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Mouse Holing

Heroes Remember

Transcript
Interviewer: The next major engagement was, of course, the taking of Ortona. Yeah, that's right, yeah. Interviewer: And that would have been started on December 21st, 1943. Yeah, right through Christmas. Interviewer: Yes. It's my understanding that, that the Royal Edmonton Regiment and the Seaforth Highlanders were the two regiments that split the town. Yeah. Interviewer: Can you tell me a little bit about how that developed. It was a, it was a terrible place. You know it, it was practically door to door, you know. For miles, they had, you know, everything's close together you, to get to the next place, the next room. We got, so we'd blow, blow holes through the wall, you know, so we go through that way. Cause if you walk out into the street they'd get ya. Interviewer: This was called mouse-holing, wasn't it? Mouse-holing, yeah. Interviewer: And it was the first time that anyone had ever done that? That's right. That was a good thing but for that ole PIAT (projector, infantry, anti-tank) gun to blow holes in the walls. Suppose the only thing I ever found it good for. I knocked out a few tanks with it but it wasn't much good for anything else. I think Chris Vokes, after Ortona was over, he says, "Well," what did he say, "everything was a nursery rhyme before this," he said. Interviewer: Commander, the Commander was Mr., was General Vokes. Is that who your referring to? Yeah, sure, Chris. I told him his mother should have called him ‘Crusty.' After I got the VC, I couldn't tell him that before.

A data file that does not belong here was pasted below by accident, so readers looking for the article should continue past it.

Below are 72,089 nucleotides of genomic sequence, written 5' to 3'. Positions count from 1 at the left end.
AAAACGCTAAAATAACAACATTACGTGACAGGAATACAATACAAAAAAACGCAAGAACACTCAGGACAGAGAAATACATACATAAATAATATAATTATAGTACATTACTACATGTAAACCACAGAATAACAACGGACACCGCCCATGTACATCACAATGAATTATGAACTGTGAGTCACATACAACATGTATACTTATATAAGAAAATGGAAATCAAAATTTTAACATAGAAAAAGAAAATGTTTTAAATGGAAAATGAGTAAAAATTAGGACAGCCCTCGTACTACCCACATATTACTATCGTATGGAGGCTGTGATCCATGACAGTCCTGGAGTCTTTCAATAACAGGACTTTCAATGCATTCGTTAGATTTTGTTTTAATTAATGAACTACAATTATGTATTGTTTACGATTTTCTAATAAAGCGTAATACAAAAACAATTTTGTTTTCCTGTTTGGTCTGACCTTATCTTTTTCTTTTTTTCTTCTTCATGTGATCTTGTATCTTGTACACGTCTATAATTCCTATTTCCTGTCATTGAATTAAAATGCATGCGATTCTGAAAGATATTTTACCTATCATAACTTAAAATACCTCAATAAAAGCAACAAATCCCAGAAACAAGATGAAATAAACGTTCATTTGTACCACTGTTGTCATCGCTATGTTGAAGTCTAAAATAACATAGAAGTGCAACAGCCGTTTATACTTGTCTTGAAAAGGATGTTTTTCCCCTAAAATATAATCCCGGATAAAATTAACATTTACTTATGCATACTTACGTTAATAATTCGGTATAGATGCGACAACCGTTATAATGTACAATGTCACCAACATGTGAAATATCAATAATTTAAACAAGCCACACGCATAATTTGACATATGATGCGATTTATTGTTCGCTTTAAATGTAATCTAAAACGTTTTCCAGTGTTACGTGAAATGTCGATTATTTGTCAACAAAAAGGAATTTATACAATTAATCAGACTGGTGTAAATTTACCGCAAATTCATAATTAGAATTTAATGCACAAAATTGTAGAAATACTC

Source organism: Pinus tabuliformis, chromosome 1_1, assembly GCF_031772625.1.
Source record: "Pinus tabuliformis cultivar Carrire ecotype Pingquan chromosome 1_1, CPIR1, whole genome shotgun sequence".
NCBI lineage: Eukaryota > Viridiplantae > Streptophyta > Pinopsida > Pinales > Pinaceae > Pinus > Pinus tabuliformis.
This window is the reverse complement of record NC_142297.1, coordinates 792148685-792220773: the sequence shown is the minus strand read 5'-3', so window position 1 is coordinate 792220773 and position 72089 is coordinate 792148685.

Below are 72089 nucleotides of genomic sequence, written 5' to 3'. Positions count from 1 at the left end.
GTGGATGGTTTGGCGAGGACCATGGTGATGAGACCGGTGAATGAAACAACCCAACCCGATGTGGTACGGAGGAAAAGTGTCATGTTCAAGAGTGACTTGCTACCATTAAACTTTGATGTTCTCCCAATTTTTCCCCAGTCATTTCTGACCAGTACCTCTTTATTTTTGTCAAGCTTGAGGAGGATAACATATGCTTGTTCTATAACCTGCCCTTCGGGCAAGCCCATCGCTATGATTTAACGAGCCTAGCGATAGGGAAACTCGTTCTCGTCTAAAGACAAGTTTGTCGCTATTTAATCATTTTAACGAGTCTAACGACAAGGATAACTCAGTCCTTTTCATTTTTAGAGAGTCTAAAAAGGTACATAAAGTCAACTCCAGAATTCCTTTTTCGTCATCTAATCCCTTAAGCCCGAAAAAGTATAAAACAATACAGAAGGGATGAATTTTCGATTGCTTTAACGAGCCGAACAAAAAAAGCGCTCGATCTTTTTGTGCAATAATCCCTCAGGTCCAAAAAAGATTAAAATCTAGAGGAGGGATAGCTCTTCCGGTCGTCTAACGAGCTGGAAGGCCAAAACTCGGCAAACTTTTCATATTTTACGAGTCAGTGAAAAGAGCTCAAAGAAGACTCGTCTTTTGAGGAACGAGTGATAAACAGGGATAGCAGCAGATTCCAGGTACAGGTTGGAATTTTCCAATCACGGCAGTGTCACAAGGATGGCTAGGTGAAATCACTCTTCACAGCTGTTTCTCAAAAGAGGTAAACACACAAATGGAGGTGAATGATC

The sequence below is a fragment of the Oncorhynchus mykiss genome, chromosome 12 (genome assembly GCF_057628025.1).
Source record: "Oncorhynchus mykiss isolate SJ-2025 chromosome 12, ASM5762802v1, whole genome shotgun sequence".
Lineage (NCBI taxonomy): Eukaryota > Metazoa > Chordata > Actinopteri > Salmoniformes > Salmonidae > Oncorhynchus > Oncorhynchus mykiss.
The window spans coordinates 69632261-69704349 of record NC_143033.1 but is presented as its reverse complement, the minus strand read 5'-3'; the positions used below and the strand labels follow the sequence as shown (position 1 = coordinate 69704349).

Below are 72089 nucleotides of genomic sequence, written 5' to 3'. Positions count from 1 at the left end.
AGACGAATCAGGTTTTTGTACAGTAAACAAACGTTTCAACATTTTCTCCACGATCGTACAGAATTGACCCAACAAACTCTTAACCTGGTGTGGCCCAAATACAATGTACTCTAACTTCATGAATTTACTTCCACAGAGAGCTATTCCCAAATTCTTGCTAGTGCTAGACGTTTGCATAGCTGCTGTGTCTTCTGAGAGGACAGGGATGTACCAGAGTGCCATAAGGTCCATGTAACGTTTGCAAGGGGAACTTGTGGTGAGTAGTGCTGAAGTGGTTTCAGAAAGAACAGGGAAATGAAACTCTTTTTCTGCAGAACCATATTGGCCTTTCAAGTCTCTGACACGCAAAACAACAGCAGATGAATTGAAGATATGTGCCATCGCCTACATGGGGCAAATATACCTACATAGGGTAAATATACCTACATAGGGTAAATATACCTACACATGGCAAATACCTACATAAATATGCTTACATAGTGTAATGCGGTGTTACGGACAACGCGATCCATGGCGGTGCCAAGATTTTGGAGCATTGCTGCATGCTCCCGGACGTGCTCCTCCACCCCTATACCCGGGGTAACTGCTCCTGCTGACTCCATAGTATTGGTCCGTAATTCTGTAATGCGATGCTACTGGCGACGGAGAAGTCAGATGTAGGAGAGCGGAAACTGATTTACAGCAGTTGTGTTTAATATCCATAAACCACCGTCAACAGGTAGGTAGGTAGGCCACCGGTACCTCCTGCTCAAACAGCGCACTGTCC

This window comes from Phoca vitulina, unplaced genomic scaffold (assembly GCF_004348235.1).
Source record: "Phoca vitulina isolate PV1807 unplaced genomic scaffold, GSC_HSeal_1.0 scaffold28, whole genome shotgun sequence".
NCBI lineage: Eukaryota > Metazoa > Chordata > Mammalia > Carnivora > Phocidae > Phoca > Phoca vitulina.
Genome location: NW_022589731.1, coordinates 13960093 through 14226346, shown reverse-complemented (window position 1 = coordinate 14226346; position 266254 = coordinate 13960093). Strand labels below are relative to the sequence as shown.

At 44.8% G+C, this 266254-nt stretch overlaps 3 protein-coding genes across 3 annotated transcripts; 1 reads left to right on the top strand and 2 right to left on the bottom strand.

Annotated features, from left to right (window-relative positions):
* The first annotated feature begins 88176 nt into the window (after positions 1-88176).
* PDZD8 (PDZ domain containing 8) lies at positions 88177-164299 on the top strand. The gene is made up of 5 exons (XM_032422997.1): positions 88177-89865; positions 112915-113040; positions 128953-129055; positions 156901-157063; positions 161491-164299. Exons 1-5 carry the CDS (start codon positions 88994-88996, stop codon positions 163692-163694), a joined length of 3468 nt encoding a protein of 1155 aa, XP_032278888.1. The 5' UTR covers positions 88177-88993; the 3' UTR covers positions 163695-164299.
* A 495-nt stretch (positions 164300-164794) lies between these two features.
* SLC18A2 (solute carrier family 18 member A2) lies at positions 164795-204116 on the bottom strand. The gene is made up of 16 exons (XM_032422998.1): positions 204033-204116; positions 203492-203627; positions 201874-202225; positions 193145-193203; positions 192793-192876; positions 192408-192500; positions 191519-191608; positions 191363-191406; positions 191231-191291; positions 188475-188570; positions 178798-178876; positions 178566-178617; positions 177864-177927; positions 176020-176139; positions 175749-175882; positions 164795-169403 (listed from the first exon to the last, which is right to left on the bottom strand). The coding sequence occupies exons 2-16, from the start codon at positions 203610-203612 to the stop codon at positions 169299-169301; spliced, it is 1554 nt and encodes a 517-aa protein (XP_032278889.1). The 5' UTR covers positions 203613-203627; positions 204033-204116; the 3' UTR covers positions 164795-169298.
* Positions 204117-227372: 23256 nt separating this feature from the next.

Description

Smokey talks about the procedure of "Mouse Holing" used in the Battle of Ortona.

Ernest “Smokey” Smith

Ernest “Smokey” Smith VC, CD, was born in New Westminster, British Columbia, on May 3, 1914, and was educated in elementary and technical schools there. He was the second of five children having an older sister, two younger brothers and a younger sister. Both brothers served in and survived the Second World War. Smokey left his work with a contracting firm to enlist with the Seaforth Highlanders of Canada in March of 1940 and began basic training with the Royal Canadian Regiment in Toronto. He went on to complete his training at Camp Borden before sailing out of Halifax in June of that same year on the Monarcher of Bermuda, heading for Europe and joining the regiment overseas a few months later. Smokey was injured while fighting in Sicily, but returned to battle a few months later in Italy. He was a private when he won the Victoria Cross, Canada's highest award for valour, at the Savio River in Italy on October 21-22, 1944. After the war, Smokey left the Army for a short time, but rejoined and served until August 1964, when he retired and was released with the rank of sergeant. After leaving the military Smokey and his wife established the Smith Travel Agency in Vancouver. In 1995, Smokey was appointed to the Order of Canada. At the time of his death on Aug. 5, 2005 Smokey Smith was the last surviving Canadian recipient of the Victoria Cross.

Meta Data
Medium:
Video
Owner:
Veterans Affairs Canada
Duration:
01:49
Person Interviewed:
Ernest “Smokey” Smith
War, Conflict or Mission:
Second World War
Location/Theatre:
Italy
Battle/Campaign:
Italian
Branch:
Army
Units/Ship:
Seaforth Highlanders
Rank:
Private

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